The life of the Church is filled with many events that are announced through the ringing of the bells. The more festive the occasion the more bells will be rung. The more penitential the season, the fewer bells are rung.

Solemnities

Solemnities are the highest ranking celebrations of the liturgical calendar. All bells are rung on such occasions.

Feasts

Feasts are the second class of celebrations within the liturgical calendar. Three of the six bells are rung to mark the occasion

Weddings

Three bells are rung to mark the occasion of a wedding.

Funeral

To mark the death of a community member, the largest bells is tolled prior to the beginning of Mass. Three bells are rung after Mass.

The Angelus

The Angelus is a Christian devotion in memory of the Incarnation. The name Angelus is derived from the opening words: Angelus Domini nuntiavit Mariæ ("... the Angel of the Lord declared unto Mary ...") and is practiced by reciting as versicle and response three Biblical verses describing the mystery; alternating with the salutation "Hail Mary!" The Angelus is usually accompanied by the ringing of the Angelus bell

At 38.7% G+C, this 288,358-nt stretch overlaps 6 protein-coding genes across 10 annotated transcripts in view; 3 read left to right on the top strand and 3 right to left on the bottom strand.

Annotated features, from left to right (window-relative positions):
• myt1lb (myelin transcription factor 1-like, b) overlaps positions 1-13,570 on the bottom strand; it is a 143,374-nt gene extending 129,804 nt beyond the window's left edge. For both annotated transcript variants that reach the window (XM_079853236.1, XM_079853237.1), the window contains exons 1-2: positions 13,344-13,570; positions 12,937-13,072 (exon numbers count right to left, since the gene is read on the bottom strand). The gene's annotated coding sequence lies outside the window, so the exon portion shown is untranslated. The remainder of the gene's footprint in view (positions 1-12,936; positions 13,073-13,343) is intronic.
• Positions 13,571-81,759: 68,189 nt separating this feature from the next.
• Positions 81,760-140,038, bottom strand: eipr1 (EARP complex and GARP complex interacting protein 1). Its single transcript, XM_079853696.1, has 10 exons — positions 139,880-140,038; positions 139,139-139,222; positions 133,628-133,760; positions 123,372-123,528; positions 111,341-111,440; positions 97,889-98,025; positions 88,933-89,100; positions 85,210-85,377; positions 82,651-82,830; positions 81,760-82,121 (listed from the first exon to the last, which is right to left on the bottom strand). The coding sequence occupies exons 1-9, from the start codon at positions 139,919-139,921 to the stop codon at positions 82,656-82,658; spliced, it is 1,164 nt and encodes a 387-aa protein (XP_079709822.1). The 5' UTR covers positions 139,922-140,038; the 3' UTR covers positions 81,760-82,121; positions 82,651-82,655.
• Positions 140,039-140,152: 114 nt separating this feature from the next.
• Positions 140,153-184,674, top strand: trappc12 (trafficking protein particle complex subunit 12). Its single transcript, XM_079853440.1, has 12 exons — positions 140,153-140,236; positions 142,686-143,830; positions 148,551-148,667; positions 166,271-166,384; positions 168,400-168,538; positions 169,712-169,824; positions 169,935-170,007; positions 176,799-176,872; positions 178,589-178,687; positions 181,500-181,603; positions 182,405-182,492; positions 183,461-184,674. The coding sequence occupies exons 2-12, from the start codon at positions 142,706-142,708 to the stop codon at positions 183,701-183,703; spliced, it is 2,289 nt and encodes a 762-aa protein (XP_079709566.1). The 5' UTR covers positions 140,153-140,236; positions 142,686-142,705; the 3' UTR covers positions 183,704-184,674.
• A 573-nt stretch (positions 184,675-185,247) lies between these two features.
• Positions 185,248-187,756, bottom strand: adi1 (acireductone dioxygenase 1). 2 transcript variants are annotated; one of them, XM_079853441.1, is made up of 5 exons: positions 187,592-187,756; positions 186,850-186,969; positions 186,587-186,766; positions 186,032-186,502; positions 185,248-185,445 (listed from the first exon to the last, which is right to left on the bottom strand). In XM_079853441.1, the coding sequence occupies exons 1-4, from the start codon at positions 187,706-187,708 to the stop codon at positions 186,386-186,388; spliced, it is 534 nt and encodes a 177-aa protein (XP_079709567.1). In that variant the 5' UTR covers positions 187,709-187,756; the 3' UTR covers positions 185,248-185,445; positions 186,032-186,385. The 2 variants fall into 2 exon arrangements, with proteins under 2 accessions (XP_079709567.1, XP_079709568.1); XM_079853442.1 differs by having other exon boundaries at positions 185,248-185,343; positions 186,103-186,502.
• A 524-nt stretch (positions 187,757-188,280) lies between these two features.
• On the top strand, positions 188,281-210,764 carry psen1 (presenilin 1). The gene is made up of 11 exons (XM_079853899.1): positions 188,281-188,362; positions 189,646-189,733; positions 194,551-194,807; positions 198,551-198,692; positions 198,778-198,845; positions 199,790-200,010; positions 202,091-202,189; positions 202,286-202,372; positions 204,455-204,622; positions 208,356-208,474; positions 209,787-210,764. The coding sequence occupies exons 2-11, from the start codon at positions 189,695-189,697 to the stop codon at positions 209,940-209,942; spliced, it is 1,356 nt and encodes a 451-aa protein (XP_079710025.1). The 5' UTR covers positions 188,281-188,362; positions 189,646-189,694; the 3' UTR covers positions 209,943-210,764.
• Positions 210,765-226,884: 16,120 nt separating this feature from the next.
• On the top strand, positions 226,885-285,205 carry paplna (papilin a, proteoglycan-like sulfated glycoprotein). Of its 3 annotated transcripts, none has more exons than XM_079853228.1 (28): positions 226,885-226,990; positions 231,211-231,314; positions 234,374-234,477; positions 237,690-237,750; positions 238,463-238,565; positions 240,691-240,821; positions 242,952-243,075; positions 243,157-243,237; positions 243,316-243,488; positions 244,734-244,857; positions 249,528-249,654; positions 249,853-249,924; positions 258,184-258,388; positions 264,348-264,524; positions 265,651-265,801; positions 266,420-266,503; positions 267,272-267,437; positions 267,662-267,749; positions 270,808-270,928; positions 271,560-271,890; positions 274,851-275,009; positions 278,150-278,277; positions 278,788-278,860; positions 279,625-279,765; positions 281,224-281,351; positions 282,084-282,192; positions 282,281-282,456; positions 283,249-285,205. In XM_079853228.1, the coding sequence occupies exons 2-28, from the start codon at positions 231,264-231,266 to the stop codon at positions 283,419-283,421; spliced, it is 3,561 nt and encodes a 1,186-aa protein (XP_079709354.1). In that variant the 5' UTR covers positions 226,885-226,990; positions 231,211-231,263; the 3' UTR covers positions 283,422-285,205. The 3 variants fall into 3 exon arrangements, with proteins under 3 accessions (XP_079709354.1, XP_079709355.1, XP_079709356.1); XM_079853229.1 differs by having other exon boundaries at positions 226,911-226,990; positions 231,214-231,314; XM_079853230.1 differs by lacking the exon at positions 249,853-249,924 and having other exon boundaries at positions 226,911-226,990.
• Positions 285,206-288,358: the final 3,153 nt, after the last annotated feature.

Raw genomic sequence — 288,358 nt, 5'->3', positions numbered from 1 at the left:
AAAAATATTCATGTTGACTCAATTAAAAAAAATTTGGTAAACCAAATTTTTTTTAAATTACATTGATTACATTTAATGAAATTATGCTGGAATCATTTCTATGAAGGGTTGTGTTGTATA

Hours of the Day

One bell is struck to indicate each hour of the day.

The bells of The Basilica of Saint Mary »
[Close]

The Blessing of Bells

Lord, from the beginning of time your voice has called to us, inviting us to communion with you, teaching us the mysteries of your life, guiding us on the way to salvation. With silver trumpets Moses summoned Israel to gather as your people. Now you are pleased that in the Church the sound of bells should summon your people in prayer. By this blessing accept these bells into your service. May their voice direct our hearts toward you and prompt us to come gladly to this church, there to experience the presence of Christ, listen to your word, offer you our prayers, and both in joy and in sorrow be friends to one another. We ask this through Christ our Lord.

From the Book of Blessings